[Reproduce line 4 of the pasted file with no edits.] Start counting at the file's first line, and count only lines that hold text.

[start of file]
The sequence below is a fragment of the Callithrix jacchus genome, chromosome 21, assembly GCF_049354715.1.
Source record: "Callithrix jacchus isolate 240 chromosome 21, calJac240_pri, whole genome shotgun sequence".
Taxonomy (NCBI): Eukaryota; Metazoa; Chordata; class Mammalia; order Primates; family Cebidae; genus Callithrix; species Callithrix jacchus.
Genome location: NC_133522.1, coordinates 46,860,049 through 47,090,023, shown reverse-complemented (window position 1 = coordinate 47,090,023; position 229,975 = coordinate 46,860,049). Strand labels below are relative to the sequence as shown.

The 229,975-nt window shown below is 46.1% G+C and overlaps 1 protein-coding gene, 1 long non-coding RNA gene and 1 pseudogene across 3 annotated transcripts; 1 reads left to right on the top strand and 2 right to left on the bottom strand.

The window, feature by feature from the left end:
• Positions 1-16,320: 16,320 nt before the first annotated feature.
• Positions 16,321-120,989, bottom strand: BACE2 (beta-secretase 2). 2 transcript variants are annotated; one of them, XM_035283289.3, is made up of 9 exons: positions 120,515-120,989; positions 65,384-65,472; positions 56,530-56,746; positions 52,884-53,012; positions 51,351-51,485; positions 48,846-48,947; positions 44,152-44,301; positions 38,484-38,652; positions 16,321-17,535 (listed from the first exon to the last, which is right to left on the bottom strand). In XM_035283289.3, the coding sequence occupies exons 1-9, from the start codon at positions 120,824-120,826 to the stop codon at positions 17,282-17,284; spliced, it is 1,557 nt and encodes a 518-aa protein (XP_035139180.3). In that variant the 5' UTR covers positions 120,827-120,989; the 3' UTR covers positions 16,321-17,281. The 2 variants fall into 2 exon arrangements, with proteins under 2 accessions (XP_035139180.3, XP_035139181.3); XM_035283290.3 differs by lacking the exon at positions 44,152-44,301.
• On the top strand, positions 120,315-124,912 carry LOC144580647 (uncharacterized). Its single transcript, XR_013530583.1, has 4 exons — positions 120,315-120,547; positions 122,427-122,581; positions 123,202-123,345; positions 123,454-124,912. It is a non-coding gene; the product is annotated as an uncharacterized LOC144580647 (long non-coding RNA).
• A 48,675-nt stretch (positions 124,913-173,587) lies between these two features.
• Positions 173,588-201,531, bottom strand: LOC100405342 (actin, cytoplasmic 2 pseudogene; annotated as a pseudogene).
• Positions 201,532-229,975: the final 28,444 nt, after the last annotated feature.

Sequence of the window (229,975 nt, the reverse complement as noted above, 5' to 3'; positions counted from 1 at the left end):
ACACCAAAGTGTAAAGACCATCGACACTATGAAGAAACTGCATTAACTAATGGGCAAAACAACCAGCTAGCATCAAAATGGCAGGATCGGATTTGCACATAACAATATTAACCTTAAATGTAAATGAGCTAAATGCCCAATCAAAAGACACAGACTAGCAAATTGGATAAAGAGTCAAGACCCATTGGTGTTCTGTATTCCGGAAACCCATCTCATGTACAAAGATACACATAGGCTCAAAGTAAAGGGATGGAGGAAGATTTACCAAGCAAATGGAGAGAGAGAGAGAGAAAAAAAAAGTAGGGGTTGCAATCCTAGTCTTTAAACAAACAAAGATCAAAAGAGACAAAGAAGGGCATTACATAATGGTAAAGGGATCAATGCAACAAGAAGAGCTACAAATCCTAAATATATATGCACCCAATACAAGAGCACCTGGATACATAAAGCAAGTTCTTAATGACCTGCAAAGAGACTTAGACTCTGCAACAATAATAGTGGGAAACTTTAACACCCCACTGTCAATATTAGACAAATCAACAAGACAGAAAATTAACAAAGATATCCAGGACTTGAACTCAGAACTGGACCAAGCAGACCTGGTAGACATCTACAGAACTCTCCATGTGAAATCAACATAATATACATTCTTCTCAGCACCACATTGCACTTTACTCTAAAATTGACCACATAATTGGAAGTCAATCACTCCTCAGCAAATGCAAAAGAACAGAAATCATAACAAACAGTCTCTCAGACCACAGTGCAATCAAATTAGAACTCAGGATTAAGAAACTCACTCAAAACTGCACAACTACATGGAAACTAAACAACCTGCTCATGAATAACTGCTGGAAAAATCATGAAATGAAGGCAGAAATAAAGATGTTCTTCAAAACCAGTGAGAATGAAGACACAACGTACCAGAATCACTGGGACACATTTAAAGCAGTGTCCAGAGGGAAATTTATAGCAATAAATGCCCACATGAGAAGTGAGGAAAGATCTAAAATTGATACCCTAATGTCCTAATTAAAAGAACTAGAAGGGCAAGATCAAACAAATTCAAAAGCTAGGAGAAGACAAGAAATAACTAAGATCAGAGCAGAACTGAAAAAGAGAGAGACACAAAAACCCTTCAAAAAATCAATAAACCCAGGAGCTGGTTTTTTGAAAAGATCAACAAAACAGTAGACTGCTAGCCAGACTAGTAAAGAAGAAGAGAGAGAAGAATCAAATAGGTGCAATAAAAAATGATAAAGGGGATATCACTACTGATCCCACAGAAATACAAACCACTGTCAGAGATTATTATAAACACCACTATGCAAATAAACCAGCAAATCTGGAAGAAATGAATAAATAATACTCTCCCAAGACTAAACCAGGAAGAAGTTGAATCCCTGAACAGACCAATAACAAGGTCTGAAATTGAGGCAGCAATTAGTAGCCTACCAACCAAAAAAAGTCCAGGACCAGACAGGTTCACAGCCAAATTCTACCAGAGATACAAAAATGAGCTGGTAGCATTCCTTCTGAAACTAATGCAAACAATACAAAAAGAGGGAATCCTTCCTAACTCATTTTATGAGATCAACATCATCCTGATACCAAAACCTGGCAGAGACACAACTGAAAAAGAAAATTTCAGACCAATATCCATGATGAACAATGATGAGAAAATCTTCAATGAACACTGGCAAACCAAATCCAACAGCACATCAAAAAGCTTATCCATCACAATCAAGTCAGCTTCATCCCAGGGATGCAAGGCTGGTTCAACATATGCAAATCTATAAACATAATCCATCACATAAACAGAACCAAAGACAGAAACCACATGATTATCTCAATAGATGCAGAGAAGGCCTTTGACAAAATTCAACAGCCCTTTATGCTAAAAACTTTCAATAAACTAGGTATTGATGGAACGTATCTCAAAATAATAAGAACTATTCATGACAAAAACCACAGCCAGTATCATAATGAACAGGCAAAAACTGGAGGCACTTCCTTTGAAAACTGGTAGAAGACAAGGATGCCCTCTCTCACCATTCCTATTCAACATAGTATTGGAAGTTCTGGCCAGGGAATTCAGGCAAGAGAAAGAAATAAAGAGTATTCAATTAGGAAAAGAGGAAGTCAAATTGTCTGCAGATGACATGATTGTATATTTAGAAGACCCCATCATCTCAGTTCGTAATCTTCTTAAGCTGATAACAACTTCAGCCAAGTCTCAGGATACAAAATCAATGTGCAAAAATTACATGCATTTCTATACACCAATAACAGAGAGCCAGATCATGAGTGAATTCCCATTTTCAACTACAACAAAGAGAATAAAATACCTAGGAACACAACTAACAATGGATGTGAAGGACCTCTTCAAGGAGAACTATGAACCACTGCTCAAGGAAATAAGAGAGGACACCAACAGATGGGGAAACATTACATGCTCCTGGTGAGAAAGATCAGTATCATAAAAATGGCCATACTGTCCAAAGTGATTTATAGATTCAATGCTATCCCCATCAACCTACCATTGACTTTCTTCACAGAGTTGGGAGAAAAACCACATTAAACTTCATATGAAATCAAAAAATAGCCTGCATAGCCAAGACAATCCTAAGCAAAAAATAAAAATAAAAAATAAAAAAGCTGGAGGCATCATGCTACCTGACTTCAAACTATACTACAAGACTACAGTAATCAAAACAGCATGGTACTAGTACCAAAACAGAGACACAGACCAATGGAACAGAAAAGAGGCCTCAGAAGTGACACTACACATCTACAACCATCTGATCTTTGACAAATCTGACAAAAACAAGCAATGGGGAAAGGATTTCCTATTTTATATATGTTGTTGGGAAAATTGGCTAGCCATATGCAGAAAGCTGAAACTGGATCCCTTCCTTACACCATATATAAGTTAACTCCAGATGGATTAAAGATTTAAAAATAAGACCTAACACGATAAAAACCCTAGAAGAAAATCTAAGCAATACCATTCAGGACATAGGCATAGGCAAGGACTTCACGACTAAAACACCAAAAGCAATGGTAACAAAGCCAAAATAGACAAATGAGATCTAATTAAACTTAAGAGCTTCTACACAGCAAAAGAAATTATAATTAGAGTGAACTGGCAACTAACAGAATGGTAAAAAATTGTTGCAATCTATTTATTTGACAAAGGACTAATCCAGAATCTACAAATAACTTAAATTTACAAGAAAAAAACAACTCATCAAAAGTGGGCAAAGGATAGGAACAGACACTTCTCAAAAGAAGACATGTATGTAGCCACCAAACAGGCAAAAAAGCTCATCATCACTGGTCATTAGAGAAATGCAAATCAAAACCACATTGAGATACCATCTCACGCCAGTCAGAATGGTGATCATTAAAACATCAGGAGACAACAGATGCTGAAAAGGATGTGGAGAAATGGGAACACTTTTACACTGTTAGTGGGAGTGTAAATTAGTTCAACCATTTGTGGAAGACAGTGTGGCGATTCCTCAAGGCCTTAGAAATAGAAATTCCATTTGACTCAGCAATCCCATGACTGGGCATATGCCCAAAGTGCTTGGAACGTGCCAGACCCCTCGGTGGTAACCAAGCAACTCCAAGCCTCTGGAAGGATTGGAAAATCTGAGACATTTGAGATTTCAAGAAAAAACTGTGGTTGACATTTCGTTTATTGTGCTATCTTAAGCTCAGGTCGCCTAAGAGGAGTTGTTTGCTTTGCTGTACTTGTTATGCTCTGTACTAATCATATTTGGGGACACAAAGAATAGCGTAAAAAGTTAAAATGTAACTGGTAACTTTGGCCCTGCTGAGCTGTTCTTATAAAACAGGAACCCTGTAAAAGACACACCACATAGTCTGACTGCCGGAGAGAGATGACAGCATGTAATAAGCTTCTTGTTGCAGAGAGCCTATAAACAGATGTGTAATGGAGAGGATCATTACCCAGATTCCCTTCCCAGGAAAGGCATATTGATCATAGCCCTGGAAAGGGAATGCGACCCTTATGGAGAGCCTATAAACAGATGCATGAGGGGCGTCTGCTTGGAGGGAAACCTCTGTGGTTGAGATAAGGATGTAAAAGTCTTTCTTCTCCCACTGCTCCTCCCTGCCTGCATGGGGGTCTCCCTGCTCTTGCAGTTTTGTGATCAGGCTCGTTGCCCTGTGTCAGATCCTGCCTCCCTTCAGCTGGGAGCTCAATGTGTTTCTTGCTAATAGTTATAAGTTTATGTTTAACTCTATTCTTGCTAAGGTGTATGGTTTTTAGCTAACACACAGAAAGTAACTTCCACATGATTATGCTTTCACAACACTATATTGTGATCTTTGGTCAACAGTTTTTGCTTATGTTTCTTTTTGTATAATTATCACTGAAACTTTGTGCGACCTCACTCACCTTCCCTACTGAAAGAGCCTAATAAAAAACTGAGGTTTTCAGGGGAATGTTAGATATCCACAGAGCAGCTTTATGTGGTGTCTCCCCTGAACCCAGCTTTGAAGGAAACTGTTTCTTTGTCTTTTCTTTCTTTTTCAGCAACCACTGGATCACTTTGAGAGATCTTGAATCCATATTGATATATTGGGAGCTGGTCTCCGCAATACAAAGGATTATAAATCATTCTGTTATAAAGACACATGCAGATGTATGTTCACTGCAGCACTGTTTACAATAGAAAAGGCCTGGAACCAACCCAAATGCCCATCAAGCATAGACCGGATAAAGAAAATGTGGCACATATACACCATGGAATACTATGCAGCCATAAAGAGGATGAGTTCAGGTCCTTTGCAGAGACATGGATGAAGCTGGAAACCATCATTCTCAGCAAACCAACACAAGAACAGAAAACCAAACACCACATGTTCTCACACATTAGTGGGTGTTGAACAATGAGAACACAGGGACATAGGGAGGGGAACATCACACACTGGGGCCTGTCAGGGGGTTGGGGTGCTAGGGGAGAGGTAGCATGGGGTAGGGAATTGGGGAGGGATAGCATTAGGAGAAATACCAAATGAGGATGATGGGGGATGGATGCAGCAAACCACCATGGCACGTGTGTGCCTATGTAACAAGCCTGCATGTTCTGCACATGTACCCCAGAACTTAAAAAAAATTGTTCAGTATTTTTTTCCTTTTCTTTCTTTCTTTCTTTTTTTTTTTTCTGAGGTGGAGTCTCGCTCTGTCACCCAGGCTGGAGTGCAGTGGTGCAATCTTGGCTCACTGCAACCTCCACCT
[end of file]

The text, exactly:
Genome location: NC_133522.1, coordinates 46,860,049 through 47,090,023, shown reverse-complemented (window position 1 = coordinate 47,090,023; position 229,975 = coordinate 46,860,049). Strand labels below are relative to the sequence as shown.